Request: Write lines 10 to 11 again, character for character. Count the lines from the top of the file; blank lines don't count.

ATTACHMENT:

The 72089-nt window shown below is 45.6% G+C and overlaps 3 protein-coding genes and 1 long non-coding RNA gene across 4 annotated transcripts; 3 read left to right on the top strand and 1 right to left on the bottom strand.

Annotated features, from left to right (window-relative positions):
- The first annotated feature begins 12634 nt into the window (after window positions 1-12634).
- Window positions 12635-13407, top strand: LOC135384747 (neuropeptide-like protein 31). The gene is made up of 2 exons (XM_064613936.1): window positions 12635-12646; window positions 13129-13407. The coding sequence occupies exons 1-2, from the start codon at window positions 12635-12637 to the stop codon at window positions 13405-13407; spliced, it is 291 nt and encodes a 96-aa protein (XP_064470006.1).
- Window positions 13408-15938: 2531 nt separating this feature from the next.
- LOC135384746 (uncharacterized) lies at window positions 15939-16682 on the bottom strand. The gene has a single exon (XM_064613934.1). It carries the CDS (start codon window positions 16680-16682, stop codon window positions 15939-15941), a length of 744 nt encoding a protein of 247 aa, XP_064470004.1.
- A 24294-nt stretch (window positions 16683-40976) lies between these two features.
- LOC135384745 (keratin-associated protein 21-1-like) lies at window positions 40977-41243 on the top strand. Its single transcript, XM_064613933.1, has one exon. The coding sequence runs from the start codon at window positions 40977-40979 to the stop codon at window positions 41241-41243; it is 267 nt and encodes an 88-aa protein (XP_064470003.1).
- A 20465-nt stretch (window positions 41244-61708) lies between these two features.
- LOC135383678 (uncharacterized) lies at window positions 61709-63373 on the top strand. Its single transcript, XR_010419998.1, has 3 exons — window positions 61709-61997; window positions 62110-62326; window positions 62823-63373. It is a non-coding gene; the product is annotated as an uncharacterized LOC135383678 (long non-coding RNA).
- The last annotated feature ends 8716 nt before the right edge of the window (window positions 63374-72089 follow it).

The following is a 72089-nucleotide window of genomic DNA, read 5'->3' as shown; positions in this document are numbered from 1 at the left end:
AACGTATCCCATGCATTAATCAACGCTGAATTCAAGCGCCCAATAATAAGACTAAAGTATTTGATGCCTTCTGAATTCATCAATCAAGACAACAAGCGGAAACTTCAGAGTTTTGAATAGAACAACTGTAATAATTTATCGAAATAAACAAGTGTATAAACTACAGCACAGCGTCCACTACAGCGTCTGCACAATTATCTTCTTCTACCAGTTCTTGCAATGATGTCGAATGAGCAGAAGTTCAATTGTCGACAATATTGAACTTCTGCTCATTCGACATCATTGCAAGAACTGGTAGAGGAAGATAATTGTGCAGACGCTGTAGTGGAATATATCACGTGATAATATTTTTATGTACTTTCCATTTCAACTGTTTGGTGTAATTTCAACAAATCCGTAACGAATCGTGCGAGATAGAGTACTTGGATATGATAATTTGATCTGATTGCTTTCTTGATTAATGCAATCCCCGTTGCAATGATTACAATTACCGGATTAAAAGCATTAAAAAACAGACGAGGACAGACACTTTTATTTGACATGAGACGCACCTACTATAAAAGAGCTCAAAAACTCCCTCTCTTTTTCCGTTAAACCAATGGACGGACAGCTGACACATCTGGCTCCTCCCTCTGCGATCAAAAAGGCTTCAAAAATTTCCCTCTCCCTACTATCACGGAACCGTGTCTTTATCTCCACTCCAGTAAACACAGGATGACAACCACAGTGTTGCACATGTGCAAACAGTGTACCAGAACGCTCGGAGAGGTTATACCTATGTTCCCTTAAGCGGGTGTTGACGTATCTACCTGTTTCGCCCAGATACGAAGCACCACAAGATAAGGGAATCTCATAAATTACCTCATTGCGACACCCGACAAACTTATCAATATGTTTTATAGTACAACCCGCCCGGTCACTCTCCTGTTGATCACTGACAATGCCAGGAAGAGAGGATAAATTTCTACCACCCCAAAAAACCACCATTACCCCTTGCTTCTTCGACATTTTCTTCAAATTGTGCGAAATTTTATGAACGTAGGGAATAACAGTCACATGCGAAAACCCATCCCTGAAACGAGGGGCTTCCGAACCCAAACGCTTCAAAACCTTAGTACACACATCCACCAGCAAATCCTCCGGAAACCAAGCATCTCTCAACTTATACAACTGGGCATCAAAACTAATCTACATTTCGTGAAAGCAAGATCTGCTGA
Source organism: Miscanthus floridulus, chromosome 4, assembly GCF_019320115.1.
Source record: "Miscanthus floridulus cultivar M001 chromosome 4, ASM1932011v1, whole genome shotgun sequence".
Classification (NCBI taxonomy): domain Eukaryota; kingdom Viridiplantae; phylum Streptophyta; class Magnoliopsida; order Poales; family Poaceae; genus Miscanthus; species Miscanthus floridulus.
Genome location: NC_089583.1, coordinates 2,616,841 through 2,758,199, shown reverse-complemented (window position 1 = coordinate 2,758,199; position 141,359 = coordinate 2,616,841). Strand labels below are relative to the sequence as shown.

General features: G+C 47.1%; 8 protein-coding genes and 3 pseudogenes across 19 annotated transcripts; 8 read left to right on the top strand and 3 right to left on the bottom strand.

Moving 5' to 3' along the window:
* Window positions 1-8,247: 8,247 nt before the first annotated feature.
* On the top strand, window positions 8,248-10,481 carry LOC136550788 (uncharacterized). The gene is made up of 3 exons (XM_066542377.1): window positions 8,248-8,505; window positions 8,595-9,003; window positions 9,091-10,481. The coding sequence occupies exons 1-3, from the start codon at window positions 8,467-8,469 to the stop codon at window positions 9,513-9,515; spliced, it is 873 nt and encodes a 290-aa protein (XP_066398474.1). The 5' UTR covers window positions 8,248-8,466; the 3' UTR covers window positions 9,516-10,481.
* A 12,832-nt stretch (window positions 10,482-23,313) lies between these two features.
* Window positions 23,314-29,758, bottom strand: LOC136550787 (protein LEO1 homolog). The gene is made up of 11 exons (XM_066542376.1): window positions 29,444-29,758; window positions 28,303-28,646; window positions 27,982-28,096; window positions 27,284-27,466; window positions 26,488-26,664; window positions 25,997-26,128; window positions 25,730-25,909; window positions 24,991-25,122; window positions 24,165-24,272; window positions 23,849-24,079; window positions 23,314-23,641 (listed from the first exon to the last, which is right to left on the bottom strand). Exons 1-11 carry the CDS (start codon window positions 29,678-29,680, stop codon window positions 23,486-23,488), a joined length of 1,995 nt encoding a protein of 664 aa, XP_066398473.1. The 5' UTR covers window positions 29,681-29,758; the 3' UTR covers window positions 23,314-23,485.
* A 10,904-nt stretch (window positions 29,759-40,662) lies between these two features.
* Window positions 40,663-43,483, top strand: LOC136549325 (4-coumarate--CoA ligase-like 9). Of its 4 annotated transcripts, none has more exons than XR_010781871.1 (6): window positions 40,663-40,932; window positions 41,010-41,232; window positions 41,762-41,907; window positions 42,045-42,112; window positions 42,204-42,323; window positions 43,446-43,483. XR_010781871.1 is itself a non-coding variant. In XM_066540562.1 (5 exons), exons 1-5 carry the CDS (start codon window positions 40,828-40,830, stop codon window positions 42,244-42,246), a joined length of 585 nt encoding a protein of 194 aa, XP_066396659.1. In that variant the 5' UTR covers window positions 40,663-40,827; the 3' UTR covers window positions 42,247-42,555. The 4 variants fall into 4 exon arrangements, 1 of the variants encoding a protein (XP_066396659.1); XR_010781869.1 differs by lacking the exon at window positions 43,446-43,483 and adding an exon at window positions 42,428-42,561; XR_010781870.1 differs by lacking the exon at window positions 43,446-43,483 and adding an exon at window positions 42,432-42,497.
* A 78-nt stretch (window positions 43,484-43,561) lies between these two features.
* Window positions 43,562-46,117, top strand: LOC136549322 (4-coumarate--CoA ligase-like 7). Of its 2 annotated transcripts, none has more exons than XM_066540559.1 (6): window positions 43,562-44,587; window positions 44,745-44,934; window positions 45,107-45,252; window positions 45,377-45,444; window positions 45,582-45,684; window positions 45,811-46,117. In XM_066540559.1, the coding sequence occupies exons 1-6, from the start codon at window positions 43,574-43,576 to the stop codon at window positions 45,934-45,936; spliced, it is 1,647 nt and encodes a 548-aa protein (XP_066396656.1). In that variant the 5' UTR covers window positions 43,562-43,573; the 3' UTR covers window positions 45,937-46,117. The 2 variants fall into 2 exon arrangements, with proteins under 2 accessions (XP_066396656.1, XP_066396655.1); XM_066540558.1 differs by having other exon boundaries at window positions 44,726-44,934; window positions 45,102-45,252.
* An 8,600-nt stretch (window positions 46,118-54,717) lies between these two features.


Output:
- LOC135383678 (uncharacterized) lies at window positions 61709-63373 on the top strand. Its single transcript, XR_010419998.1, has 3 exons — window positions 61709-61997; window positions 62110-62326; window positions 62823-63373. It is a non-coding gene; the product is annotated as an uncharacterized LOC135383678 (long non-coding RNA).
- The last annotated feature ends 8716 nt before the right edge of the window (window positions 63374-72089 follow it).